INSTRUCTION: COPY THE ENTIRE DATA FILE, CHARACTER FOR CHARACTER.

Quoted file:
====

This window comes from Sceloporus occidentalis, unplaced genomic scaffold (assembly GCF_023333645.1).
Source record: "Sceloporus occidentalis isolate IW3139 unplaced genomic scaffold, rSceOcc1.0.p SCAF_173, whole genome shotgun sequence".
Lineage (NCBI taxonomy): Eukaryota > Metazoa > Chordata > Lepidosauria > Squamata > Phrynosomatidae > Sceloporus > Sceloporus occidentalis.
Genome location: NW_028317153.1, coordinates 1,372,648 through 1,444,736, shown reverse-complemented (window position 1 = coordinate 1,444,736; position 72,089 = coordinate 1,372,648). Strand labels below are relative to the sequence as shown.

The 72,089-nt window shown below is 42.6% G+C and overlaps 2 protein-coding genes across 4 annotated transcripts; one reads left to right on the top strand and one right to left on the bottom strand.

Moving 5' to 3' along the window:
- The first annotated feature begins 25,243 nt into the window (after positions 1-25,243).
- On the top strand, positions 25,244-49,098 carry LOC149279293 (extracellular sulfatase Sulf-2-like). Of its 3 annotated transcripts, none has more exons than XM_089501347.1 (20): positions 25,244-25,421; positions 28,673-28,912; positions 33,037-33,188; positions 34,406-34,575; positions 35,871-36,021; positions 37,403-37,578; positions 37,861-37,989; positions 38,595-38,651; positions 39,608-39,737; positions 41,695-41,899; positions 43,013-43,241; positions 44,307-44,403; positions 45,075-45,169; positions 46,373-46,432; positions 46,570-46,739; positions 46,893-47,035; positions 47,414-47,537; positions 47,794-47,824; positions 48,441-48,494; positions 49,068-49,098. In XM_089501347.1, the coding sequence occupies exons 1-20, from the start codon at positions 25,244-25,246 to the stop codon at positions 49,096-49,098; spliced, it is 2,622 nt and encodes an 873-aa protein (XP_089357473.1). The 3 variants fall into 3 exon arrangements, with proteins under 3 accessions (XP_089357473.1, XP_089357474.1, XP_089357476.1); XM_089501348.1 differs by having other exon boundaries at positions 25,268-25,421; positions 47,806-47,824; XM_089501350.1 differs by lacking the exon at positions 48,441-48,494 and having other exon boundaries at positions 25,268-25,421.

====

This window comes from Sceloporus occidentalis, unplaced genomic scaffold (assembly GCF_023333645.1).
Source record: "Sceloporus occidentalis isolate IW3139 unplaced genomic scaffold, rSceOcc1.0.p SCAF_173, whole genome shotgun sequence".
Lineage (NCBI taxonomy): Eukaryota > Metazoa > Chordata > Lepidosauria > Squamata > Phrynosomatidae > Sceloporus > Sceloporus occidentalis.
Genome location: NW_028317153.1, coordinates 1,372,648 through 1,444,736, shown reverse-complemented (window position 1 = coordinate 1,444,736; position 72,089 = coordinate 1,372,648). Strand labels below are relative to the sequence as shown.

The 72,089-nt window shown below is 42.6% G+C and overlaps 2 protein-coding genes across 4 annotated transcripts; one reads left to right on the top strand and one right to left on the bottom strand.

Moving 5' to 3' along the window:
- The first annotated feature begins 25,243 nt into the window (after positions 1-25,243).
- On the top strand, positions 25,244-49,098 carry LOC149279293 (extracellular sulfatase Sulf-2-like). Of its 3 annotated transcripts, none has more exons than XM_089501347.1 (20): positions 25,244-25,421; positions 28,673-28,912; positions 33,037-33,188; positions 34,406-34,575; positions 35,871-36,021; positions 37,403-37,578; positions 37,861-37,989; positions 38,595-38,651; positions 39,608-39,737; positions 41,695-41,899; positions 43,013-43,241; positions 44,307-44,403; positions 45,075-45,169; positions 46,373-46,432; positions 46,570-46,739; positions 46,893-47,035; positions 47,414-47,537; positions 47,794-47,824; positions 48,441-48,494; positions 49,068-49,098. In XM_089501347.1, the coding sequence occupies exons 1-20, from the start codon at positions 25,244-25,246 to the stop codon at positions 49,096-49,098; spliced, it is 2,622 nt and encodes an 873-aa protein (XP_089357473.1). The 3 variants fall into 3 exon arrangements, with proteins under 3 accessions (XP_089357473.1, XP_089357474.1, XP_089357476.1); XM_089501348.1 differs by having other exon boundaries at positions 25,268-25,421; positions 47,806-47,824; XM_089501350.1 differs by lacking the exon at positions 48,441-48,494 and having other exon boundaries at positions 25,268-25,421.